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Philly police are sending 78 rookie cops to Kensington starting June 18: “We’re going to be pushing the crowds”

The Philadelphia Police Academy’s entire graduating class – a total of 78 new officers – will patrol Kensington “24/7” starting June 18. Their deployment will increase the neighborhood’s police force by almost 200%.  

An officer from the Philadelphia Police Department patrols Kensington Avenue on May 7, 2024. (Photo by Jill Bauer-Reese)

At a Harrowgate Civic Association meeting on Thursday night, East Division Inspector Anthony Luca announced that the Philadelphia Police Academy’s entire graduating class – a total of 78 new officers – will patrol Kensington “24/7” starting June 18. Their deployment will increase the neighborhood’s police force by almost 200%.  

“No other officers from Philadelphia are going to anywhere else in the city except for Kensington starting on June 18,” Luca said. 

According to Luca, the new officers will work three shifts and cover the neighborhood 24 hours a day. Most of the officers will patrol the neighborhood on foot, and some will be on bikes.

Luca said the Philadelphia Police Department (PPD) is getting a “small pool of supervisors” to manage the new officers. Former Captain LaVerne Vann has been promoted to Staff Inspector and will take Luca’s role managing the Kensington Police Department (KPD) headquarters on Emerald Street and Allegheny Avenue. 

The announcement was met with silence – a stark contrast to community meetings earlier this year, which were filled with hope and celebration – except for one resident who asked Luca if they could get that promise of 78 new officers “in writing.” Others asked what the police would do, especially when people declined services. 

“We’re going to be pushing the crowds, moving them, making sure that they’re transient,” Luca said. “The more you move them, the more they get frustrated, and maybe they’ll say, ‘Oh, I gotta get help.’” 

According to Luca, the “entire narcotics division” has been in Kensington for the last few weeks. He also said that SEPTA has dispatched “additional resources” to Somerset station, where drug-related activity has increased since the latest encampment sweep

The PPD have made about 200 arrests for “open-air drug usage” from “prior to Christmas,” and the narcotics division has made “well over 100 arrests just from the Kensington corridor,” Luca said. ATF just made numerous house arrests with multiple firearms, he added. 

Last night’s announcement was the first from the city in the neighborhood since May 8, when police and sanitation workers swept an encampment spanning a two-block stretch of Kensington Avenue without offering anyone city services. It was the tenth Kensington encampment clearing since 2017.  

Since then, there has been a noticeable increase in police visibility in the neighborhood, and residents have responded to the clearing and police activity with a wide range of opinions. 

Meanwhile, legal advocates and community members continue to brace for enforcement Mayor Cherelle Parker promised in her five-phase Kensington Community Revival plan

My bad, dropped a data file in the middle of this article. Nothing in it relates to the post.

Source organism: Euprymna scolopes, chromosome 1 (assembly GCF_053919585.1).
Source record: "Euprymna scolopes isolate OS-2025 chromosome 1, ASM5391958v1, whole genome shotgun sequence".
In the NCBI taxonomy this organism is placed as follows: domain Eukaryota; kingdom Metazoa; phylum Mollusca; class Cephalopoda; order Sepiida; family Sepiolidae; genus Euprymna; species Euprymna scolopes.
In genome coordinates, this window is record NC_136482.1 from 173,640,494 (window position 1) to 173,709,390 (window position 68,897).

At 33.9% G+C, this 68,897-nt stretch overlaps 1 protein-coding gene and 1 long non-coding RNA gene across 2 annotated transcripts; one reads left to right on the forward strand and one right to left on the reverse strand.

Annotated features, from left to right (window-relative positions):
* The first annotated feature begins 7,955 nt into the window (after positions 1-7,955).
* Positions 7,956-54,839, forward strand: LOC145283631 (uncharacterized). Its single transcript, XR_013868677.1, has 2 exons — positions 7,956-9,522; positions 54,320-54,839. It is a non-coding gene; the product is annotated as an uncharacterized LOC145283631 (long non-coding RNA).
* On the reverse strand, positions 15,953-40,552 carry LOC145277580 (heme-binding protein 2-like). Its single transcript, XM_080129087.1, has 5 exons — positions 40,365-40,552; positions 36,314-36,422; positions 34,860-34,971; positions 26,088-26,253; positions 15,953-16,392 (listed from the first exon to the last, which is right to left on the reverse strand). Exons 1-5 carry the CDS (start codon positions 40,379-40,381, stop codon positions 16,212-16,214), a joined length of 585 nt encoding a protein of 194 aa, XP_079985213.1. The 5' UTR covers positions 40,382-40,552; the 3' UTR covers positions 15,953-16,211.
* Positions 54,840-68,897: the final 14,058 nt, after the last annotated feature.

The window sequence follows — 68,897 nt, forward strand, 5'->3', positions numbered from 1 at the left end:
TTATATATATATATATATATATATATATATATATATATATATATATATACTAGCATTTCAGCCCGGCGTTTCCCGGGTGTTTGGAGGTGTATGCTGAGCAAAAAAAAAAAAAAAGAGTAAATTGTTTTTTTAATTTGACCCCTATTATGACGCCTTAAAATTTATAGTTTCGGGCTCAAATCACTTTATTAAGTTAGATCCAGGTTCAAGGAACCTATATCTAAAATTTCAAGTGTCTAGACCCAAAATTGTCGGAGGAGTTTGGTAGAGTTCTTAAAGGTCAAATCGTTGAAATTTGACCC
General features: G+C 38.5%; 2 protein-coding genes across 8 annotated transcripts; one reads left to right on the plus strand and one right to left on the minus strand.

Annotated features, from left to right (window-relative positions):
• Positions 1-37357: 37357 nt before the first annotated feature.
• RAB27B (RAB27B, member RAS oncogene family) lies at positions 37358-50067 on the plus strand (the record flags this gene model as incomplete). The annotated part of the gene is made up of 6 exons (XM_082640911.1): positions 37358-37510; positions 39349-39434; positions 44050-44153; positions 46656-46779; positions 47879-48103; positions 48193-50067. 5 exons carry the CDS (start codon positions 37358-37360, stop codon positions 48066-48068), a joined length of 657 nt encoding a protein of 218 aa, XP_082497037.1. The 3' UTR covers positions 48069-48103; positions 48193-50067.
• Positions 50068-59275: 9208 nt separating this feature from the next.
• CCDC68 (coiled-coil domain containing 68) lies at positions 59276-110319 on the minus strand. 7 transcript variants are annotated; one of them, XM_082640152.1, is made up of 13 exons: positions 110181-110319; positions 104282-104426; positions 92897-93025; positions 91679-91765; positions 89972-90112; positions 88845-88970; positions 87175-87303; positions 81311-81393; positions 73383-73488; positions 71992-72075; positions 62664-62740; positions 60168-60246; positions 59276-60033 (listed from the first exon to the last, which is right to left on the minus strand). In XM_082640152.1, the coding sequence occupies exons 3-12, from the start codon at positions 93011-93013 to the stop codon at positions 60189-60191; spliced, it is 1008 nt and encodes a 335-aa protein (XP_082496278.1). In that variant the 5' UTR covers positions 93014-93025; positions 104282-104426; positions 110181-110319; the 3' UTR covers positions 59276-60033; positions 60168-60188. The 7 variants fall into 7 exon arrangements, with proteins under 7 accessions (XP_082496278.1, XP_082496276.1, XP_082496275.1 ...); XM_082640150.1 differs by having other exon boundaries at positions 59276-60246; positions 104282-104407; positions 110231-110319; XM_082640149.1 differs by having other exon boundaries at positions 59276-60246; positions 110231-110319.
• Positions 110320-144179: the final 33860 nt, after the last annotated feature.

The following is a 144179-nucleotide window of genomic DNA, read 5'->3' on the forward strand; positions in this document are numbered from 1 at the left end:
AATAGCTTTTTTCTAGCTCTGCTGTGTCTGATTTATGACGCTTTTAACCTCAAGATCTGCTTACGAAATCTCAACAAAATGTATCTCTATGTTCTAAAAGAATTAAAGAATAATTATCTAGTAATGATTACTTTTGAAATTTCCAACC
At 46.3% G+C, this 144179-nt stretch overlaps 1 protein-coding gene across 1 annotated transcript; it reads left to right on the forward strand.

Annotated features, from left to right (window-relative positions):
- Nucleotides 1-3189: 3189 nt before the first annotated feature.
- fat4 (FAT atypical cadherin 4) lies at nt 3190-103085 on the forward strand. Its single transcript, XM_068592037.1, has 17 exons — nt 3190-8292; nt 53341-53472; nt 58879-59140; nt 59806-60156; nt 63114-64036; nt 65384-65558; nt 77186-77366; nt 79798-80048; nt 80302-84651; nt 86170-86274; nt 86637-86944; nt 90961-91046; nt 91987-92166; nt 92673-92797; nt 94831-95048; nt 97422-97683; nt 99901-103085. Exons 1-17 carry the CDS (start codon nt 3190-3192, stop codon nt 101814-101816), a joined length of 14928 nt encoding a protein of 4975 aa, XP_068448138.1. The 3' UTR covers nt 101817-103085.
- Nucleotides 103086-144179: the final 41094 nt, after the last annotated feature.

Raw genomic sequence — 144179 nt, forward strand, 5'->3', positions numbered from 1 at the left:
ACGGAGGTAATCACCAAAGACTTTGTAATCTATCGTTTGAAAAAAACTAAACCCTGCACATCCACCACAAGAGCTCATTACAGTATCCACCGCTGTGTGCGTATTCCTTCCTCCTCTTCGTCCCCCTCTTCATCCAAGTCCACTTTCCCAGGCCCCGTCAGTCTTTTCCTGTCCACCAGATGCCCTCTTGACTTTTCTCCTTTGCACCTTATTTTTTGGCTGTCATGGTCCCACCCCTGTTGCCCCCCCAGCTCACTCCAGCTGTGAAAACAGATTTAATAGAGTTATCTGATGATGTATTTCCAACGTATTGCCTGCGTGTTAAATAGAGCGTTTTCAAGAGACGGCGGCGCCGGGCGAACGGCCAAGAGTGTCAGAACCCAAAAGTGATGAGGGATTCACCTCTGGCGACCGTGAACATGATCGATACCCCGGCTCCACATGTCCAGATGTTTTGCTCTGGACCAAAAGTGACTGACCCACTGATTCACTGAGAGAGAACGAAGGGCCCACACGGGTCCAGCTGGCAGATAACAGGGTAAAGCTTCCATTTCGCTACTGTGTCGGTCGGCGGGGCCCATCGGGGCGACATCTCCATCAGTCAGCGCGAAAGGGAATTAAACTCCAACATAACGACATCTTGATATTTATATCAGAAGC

On Friday afternoon, a PPD spokesperson said the department “does not publicly confirm specific deployment and staffing plans for tactical purposes” but expects to have more information about the plans by “early next week.” 

“One of Mayor Parker’s primary goals in Kensington is for PPD to address the rampant drug sales that have created an environment conducive to an open-air drug market,” PPD spokesperson Eric Gripp wrote in an email Friday afternoon. “We are sending a clear message that such operations are unacceptable in Philadelphia.”

According to Gripp, the PPD will announce the timing of their operations related to Parker’s five-phase plan “in the very near future.” He also said the recent increases in police presence in the neighborhood have focused on people using and selling drugs. 

“This increased presence aims not only to enforce the law and provide services to the addicted communities but also to address the dangerous sellers who contribute to the violence and instability in Kensington,” Grip wrote.  

The Kensington caucus – a group of City Council members Quetzy Lozada (District 7), Mike Driscoll (District 6), Mark Squilla (District 1), and Jim Harrity (At-Large) released a statement on Friday in support of the increased law enforcement.

"The community deserves to feel that their family and loved ones are protected and that their government is making their safety a priority," the statement read. "Increasing the presence of officers to address public safety as a whole is a much needed first step in restoring stability to this community, and an opportunity to rebuild the trust with residents that have lost faith in our system."

However, other city stakeholders have weighed in with concerns.

“You’re not sending 78 social workers, 78 individuals looking to help people in addiction – you’re sending 78 police officers,” said Andrew Pappas, pre-trial managing director of the Defender Association of Philadelphia. “The inevitable result in that is going to be an increase in arrests.”

Pappas also expressed concern about the officer’s qualifications to work in one of the city’s most complicated neighborhoods.  

“These aren’t officers who have a level of experience dealing with addiction or people in mental health crisis,” he said. “They’re walking out the doors of the police academy and straight into Kensington. What could possibly go wrong?”

Editor's note: This story was updated to include comments from the Philadelphia Police Department, the Kensington caucus, and the Defenders Association of Philadelphia.

*Sammy Caiola and Jill Bauer-Reese contributed reporting.

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